ShareThis Page

Devout Christian Susan Smith excelled with horses, sales

| Monday, Aug. 29, 2011

From the time Susan Smith was a young girl, she nurtured lifelong devotions to horses, her religious faith and her family.

The Murrysville resident even fit in a successful 20-year-long career in residential real estate.

Susan L. Smith died in her home on Friday, Aug. 26, 2011, after a four-year battle with ovarian cancer. She was 68.

"She was a great competitor, whether it was horses or real estate," said daughter Michelle Smith Schulenberg of Murrysville. "She gave everything her all and was hard-working."

Until a few years ago, Mrs. Smith sold homes for Northwood Realty from its Murrysville office, rising to become a multimillion-dollar producer.

Mrs. Smith was an award-winning horsewoman whose honors included a Top-Ten finish in her class at the All American Quarter Horse Congress in Columbus, Ohio, the largest single-breed horse show in the world whose events attract more than 8,500 horses.

"All three generations of the family went there for that," Schulenberg said. "The horse shows were a lot of fun, and it kept our family close."

Mrs. Smith found her love for horses as a girl. She often stopped at horse barns and asked the owners if she could walk their horses, said her daughter.

"The first guy she approached said to her, 'You won't get far. The horse has arthritis,'" she said. "But within weeks, she was walking that horse around."

Pat Fuchs, show secretary of the Western Pennsylvania Quarter Horse Association, said Mrs. Smith won several awards and rarely missed one of the group's 26 shows a year.

"She helped everybody, and everybody loved her," Fuchs said. "She was always a light to the rest of us and an inspiration."

Born in Wilkinsburg, Mrs. Smith met her future husband, John, at an Assemblies of God church when both were 16. The couple were married 49 years and eight months.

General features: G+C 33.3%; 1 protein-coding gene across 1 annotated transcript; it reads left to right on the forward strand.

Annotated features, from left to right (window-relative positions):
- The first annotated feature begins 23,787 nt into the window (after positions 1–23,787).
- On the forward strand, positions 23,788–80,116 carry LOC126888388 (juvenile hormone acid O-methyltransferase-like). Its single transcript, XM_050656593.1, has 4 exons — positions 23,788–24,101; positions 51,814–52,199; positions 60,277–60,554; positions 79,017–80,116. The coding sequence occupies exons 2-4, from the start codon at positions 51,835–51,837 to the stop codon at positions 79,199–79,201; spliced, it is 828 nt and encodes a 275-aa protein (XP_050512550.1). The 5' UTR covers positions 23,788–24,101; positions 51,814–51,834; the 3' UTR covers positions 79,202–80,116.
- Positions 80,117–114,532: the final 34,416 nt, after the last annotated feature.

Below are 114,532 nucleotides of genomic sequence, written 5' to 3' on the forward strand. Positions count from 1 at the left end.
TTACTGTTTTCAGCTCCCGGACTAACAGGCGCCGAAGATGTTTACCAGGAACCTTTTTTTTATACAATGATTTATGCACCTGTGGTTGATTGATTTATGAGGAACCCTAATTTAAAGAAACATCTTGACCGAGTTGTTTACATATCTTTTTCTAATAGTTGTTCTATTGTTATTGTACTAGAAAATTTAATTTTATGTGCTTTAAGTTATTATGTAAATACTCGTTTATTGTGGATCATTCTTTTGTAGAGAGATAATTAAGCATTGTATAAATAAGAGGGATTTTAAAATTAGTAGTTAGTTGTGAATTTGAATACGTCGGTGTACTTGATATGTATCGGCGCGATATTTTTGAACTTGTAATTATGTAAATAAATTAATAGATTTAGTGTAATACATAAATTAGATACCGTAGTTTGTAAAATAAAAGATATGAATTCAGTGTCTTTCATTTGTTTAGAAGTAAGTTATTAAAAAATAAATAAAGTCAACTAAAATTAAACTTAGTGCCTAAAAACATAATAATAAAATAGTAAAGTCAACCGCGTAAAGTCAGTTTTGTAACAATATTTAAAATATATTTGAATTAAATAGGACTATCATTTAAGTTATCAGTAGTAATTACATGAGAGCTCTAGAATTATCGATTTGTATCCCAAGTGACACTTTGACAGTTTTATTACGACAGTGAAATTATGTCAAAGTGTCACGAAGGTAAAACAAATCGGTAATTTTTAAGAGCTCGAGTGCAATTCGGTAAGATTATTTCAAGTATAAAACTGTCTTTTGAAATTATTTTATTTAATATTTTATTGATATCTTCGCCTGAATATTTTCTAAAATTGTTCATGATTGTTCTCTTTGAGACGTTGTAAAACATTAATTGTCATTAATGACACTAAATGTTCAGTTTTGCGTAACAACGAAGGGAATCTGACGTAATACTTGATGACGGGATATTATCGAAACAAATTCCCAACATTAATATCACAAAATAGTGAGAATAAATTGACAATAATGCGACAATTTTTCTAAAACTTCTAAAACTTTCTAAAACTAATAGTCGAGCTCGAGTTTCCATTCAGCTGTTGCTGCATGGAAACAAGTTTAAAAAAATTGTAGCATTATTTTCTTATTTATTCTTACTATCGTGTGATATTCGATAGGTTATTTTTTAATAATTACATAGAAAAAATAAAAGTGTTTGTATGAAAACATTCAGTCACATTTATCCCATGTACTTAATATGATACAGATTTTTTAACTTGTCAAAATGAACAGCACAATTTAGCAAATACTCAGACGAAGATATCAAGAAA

"God is really important in our family, and she was quite a spirit-filled Christian," said Schulenberg, adding that her mother's great-grandfather was one of the church's founding members.

In addition to her husband and daughter, Mrs. Smith is survived by son Darin Smith of Clinton and four grandchildren.

Visitation will be from 7 to 9 p.m. today and 2 to 4 and 7 to 9 p.m. Tuesday in Hart Funeral Home Inc., 3103 Lillian Ave., Murrysville.

Funeral services will be at 11 a.m. Wednesday in the funeral home. Entombment will follow in Mt. Hope Cemetery, Penn Hills.

TribLIVE commenting policy

You are solely responsible for your comments and by using you agree to our Terms of Service.

We moderate comments. Our goal is to provide substantive commentary for a general readership. By screening submissions, we provide a space where readers can share intelligent and informed commentary that enhances the quality of our news and information.

While most comments will be posted if they are on-topic and not abusive, moderating decisions are subjective. We will make them as carefully and consistently as we can. Because of the volume of reader comments, we cannot review individual moderation decisions with readers.

We value thoughtful comments representing a range of views that make their point quickly and politely. We make an effort to protect discussions from repeated comments either by the same reader or different readers

We follow the same standards for taste as the daily newspaper. A few things we won't tolerate: personal attacks, obscenity, vulgarity, profanity (including expletives and letters followed by dashes), commercial promotion, impersonations, incoherence, proselytizing and SHOUTING. Don't include URLs to Web sites.

We do not edit comments. They are either approved or deleted. We reserve the right to edit a comment that is quoted or excerpted in an article. In this case, we may fix spelling and punctuation.

We welcome strong opinions and criticism of our work, but we don't want comments to become bogged down with discussions of our policies and we will moderate accordingly.

We appreciate it when readers and people quoted in articles or blog posts point out errors of fact or emphasis and will investigate all assertions. But these suggestions should be sent via e-mail. To avoid distracting other readers, we won't publish comments that suggest a correction. Instead, corrections will be made in a blog post or in an article.